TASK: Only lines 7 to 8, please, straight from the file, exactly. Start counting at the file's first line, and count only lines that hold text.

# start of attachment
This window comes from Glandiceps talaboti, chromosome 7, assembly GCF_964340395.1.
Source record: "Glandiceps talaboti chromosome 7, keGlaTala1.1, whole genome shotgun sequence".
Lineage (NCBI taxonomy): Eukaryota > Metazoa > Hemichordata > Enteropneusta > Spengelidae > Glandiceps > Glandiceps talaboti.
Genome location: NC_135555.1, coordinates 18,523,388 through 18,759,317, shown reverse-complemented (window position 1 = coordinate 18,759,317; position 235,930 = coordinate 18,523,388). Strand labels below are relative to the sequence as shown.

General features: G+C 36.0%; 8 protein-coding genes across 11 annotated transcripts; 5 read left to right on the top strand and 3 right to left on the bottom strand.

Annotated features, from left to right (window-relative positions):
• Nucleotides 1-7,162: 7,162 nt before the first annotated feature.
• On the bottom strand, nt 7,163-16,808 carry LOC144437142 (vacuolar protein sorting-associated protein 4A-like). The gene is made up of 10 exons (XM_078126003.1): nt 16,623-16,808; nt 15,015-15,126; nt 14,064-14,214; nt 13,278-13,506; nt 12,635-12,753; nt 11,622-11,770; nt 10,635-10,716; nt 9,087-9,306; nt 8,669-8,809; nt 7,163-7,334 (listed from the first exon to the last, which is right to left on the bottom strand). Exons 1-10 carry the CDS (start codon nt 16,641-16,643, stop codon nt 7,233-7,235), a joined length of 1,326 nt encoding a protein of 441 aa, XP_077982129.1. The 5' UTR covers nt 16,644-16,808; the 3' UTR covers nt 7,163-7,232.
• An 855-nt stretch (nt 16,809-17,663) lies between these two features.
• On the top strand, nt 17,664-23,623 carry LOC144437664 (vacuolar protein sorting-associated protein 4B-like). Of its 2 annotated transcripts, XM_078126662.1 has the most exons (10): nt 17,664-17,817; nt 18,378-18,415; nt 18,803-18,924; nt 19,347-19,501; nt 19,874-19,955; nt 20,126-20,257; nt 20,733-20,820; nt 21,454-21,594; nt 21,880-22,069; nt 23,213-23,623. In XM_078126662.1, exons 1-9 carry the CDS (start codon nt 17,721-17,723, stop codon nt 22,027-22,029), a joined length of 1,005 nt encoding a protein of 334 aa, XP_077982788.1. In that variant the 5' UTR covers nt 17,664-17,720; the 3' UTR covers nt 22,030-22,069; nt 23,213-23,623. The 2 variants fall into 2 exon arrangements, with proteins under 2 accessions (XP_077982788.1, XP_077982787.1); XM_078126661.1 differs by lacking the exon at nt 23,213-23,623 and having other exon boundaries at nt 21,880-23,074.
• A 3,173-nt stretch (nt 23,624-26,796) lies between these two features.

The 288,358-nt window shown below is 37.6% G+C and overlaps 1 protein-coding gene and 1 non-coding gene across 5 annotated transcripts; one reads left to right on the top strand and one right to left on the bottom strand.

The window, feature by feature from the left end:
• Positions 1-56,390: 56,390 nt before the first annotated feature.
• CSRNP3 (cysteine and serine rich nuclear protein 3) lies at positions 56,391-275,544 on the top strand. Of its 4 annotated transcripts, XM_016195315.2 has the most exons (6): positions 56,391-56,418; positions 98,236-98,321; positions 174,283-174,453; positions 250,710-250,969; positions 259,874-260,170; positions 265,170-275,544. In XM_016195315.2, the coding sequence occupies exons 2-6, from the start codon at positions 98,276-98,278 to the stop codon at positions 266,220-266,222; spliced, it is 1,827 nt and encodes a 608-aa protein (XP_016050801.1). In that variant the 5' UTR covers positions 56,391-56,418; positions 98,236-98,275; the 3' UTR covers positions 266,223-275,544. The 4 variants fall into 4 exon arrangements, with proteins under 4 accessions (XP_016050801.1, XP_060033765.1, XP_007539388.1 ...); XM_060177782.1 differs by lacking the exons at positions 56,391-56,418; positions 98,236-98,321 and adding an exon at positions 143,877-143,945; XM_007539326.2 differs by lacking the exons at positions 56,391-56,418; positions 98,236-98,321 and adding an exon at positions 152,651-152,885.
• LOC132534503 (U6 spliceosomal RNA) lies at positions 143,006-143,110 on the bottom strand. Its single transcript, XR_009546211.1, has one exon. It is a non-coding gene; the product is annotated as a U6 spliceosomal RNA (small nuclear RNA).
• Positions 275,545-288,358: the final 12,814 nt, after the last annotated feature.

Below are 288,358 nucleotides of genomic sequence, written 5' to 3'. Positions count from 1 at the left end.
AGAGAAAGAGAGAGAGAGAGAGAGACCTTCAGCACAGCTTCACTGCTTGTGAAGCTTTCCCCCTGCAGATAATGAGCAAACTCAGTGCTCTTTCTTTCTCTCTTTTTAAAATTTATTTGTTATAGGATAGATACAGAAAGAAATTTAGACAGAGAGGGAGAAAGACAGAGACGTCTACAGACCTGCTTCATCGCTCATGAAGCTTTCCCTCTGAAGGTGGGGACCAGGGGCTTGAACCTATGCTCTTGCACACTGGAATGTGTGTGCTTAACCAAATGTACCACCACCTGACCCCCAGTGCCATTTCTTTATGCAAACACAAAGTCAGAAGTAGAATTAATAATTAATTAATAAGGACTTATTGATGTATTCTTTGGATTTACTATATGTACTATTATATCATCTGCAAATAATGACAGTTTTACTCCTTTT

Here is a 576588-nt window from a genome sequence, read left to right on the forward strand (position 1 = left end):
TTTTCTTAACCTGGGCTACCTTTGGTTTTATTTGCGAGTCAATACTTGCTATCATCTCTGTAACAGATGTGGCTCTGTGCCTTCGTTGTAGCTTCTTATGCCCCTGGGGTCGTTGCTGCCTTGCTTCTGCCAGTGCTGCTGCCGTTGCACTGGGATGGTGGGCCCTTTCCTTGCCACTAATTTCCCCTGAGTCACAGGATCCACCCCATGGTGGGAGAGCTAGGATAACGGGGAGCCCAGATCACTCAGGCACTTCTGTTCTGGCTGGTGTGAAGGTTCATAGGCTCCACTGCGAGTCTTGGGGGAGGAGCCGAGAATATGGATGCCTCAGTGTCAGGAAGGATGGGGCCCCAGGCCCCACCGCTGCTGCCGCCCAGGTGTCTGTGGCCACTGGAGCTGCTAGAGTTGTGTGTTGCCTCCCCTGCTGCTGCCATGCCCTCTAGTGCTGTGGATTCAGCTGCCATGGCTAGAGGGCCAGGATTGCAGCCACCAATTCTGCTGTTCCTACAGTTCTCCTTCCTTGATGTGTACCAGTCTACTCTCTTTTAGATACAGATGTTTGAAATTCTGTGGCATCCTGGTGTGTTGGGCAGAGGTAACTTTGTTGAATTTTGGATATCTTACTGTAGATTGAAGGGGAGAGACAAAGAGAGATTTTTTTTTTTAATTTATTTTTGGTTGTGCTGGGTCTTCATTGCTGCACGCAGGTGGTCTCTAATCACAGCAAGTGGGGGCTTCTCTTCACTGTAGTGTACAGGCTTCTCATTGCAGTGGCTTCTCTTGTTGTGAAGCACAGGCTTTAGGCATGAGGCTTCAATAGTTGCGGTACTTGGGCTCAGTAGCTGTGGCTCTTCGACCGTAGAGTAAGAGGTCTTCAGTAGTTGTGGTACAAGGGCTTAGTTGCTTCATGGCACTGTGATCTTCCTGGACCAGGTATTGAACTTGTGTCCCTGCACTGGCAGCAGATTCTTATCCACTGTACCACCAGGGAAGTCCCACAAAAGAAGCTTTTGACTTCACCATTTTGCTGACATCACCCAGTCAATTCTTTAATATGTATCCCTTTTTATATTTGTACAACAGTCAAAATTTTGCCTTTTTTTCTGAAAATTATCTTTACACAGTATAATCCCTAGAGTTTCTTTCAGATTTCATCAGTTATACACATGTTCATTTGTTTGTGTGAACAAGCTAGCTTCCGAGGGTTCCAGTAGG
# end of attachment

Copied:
• Nucleotides 1-7,162: 7,162 nt before the first annotated feature.
• On the bottom strand, nt 7,163-16,808 carry LOC144437142 (vacuolar protein sorting-associated protein 4A-like). The gene is made up of 10 exons (XM_078126003.1): nt 16,623-16,808; nt 15,015-15,126; nt 14,064-14,214; nt 13,278-13,506; nt 12,635-12,753; nt 11,622-11,770; nt 10,635-10,716; nt 9,087-9,306; nt 8,669-8,809; nt 7,163-7,334 (listed from the first exon to the last, which is right to left on the bottom strand). Exons 1-10 carry the CDS (start codon nt 16,641-16,643, stop codon nt 7,233-7,235), a joined length of 1,326 nt encoding a protein of 441 aa, XP_077982129.1. The 5' UTR covers nt 16,644-16,808; the 3' UTR covers nt 7,163-7,232.